Biological Father Search of Japanese-Indisch Children Born of War

During the Pacific War, the Imperial Japanese Army occupied the Netherlands East Indies (current Republic of Indonesia) where approximately 288,000 Japanese military and civilians stationed. In this context, many children were born of Indisch or Indonesian mothers fathered by Japanese including military personnel, military civilians (e.g. government officials) and non-military personnel (e.g. company employees). At the end of the Pacific War, these children were left behind in Indonesia along with their mothers in most cases after their Japanese fathers repatriated. 

Since the Japanese nationality law adopted patrilineal jus sanguinis principle until 1984, these children were originally entitled to Japanese nationality. However, very few children were registered in Japanese family register (koseki) during the war. Because neither of the governments in Japan and the Netherlands have conducted official investigations on these children, an accurate number of this group of individuals is unknown. However, based on existing written materials, the number of children born of Japanese fathers is assumed to range from a few thousands to tens of thousands. 

When the Netherlands agreed to transfer sovereignty to the independent Indonesia in 1949, many of these children born of Japanese fathers migrated to the Netherlands with their mothers and their stepfathers who hold Netherlands nationality. 

These children had distinct facial features inherited from their Japanese fathers that reminded Netherlands-Indisch people of their former enemy—Japan. Many of them have led an extremely difficult life, discriminated within their family and society as ‘the enemy’s child’. Most of these Japanese descendants were not informed explicitly of their origin until they reached their adulthood. These Japanese-Indisch descendants born of war established organizations in the Netherlands called JIN and SAKURA in 1991 and 1995 respectively. For more than two decades, they have been engaged in searching for their biological fathers as well as confirming their own identity.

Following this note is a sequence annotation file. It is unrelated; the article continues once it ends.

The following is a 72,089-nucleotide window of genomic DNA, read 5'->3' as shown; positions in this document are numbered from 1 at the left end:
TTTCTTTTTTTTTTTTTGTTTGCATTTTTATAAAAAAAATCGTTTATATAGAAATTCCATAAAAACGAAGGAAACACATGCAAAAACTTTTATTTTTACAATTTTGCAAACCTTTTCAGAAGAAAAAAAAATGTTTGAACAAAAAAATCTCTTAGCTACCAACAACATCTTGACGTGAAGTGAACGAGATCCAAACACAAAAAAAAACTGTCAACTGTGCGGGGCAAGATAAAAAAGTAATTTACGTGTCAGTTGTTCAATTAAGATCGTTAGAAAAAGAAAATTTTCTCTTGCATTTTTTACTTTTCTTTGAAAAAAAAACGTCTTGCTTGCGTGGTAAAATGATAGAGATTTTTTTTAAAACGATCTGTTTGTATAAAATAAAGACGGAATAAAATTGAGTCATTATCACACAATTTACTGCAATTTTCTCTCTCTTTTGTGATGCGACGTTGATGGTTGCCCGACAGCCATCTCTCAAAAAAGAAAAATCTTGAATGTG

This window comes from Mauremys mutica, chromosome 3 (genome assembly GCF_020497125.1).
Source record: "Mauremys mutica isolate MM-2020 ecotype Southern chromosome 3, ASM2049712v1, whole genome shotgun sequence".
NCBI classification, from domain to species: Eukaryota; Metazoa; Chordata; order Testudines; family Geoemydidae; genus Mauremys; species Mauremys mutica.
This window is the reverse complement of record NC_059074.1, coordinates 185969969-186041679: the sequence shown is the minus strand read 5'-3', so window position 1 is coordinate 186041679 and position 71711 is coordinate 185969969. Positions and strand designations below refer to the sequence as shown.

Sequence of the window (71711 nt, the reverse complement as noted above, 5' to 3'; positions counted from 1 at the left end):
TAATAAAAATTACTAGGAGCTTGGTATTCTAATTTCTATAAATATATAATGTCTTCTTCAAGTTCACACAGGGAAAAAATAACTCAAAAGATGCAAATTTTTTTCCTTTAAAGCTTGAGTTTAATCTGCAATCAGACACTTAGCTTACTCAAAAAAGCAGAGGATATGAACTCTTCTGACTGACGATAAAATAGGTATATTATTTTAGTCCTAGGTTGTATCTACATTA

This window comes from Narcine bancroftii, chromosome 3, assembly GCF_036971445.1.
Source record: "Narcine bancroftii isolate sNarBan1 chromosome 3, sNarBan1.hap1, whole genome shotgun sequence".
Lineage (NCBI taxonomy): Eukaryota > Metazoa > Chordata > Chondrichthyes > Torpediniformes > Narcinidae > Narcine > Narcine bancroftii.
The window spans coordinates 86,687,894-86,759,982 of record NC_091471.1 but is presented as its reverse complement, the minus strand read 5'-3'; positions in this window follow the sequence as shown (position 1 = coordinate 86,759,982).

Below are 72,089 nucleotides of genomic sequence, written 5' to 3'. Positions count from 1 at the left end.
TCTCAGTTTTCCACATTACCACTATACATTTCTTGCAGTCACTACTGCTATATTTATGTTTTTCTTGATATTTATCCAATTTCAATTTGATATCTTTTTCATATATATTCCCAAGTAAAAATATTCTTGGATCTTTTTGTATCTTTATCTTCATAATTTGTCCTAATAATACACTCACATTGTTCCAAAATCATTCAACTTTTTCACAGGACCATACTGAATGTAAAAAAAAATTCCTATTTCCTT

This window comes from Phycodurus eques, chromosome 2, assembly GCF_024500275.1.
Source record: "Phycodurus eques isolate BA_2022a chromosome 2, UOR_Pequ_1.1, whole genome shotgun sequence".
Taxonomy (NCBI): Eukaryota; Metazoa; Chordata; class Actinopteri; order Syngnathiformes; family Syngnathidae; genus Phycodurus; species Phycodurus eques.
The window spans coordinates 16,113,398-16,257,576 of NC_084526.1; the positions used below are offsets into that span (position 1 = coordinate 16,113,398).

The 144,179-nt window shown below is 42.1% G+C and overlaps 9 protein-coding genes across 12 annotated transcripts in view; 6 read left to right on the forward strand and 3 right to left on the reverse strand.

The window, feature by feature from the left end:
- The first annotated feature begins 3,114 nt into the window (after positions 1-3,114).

Since SOO was established in 2012, we have implemented projects that aim to contribute to the development of friendship and mutual understanding among Japan, the Netherlands and Indonesia. SOO’s current projects include 1) search for biological fathers of children born of Indisch or Indonesian mothers fathered by Japanese during and after the war, 2) investigation on their birth and establishing contacts with their Japanese family and 3) improving public understanding and raising awareness about this group of individuals in the Netherlands, to name but a few. As of 2017, SOO has conducted investigations on Japanese biological fathers for 36 individuals. Among these cases, 9 people successfully found their fathers and 4 people could reunite with their Japanese relatives. 

Search for Japanese fathers is conducted systematically through interviews with the clients, through archival research of official documents in Japan, the Netherlands and other countries and through legal support by a Japanese lawyer. SOO protects personal information of such individuals and their Japanese families in the process of search for their fathers and family reunions.